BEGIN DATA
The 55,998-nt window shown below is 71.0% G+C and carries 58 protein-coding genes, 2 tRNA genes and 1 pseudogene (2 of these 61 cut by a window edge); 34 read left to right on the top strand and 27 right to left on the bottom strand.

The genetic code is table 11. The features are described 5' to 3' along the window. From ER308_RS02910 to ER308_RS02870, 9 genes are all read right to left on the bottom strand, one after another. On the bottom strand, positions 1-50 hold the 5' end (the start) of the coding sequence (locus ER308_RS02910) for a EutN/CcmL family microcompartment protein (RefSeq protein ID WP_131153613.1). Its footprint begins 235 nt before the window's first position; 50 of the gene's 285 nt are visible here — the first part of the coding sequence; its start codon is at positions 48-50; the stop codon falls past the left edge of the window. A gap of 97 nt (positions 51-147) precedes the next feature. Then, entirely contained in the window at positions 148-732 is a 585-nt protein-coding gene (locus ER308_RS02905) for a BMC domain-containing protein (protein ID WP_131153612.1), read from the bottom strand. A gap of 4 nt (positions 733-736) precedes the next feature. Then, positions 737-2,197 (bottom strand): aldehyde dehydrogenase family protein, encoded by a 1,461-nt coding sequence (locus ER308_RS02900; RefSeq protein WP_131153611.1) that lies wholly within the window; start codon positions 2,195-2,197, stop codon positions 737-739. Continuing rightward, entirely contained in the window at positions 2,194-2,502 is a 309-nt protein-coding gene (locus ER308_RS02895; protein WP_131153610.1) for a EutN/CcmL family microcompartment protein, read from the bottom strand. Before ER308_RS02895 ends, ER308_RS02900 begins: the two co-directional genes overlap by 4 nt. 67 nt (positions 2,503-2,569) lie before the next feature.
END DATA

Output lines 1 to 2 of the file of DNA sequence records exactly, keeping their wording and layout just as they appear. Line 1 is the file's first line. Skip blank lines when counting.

The 55,998-nt window shown below is 71.0% G+C and carries 58 protein-coding genes, 2 tRNA genes and 1 pseudogene (2 of these 61 cut by a window edge); 34 read left to right on the top strand and 27 right to left on the bottom strand.

The genetic code is table 11. The features are described 5' to 3' along the window. From ER308_RS02910 to ER308_RS02870, 9 genes are all read right to left on the bottom strand, one after another. On the bottom strand, positions 1-50 hold the 5' end (the start) of the coding sequence (locus ER308_RS02910) for a EutN/CcmL family microcompartment protein (RefSeq protein ID WP_131153613.1). Its footprint begins 235 nt before the window's first position; 50 of the gene's 285 nt are visible here — the first part of the coding sequence; its start codon is at positions 48-50; the stop codon falls past the left edge of the window. A gap of 97 nt (positions 51-147) precedes the next feature. Then, entirely contained in the window at positions 148-732 is a 585-nt protein-coding gene (locus ER308_RS02905) for a BMC domain-containing protein (protein ID WP_131153612.1), read from the bottom strand. A gap of 4 nt (positions 733-736) precedes the next feature. Then, positions 737-2,197 (bottom strand): aldehyde dehydrogenase family protein, encoded by a 1,461-nt coding sequence (locus ER308_RS02900; RefSeq protein WP_131153611.1) that lies wholly within the window; start codon positions 2,195-2,197, stop codon positions 737-739. Continuing rightward, entirely contained in the window at positions 2,194-2,502 is a 309-nt protein-coding gene (locus ER308_RS02895; protein WP_131153610.1) for a EutN/CcmL family microcompartment protein, read from the bottom strand. Before ER308_RS02895 ends, ER308_RS02900 begins: the two co-directional genes overlap by 4 nt. 67 nt (positions 2,503-2,569) lie before the next feature.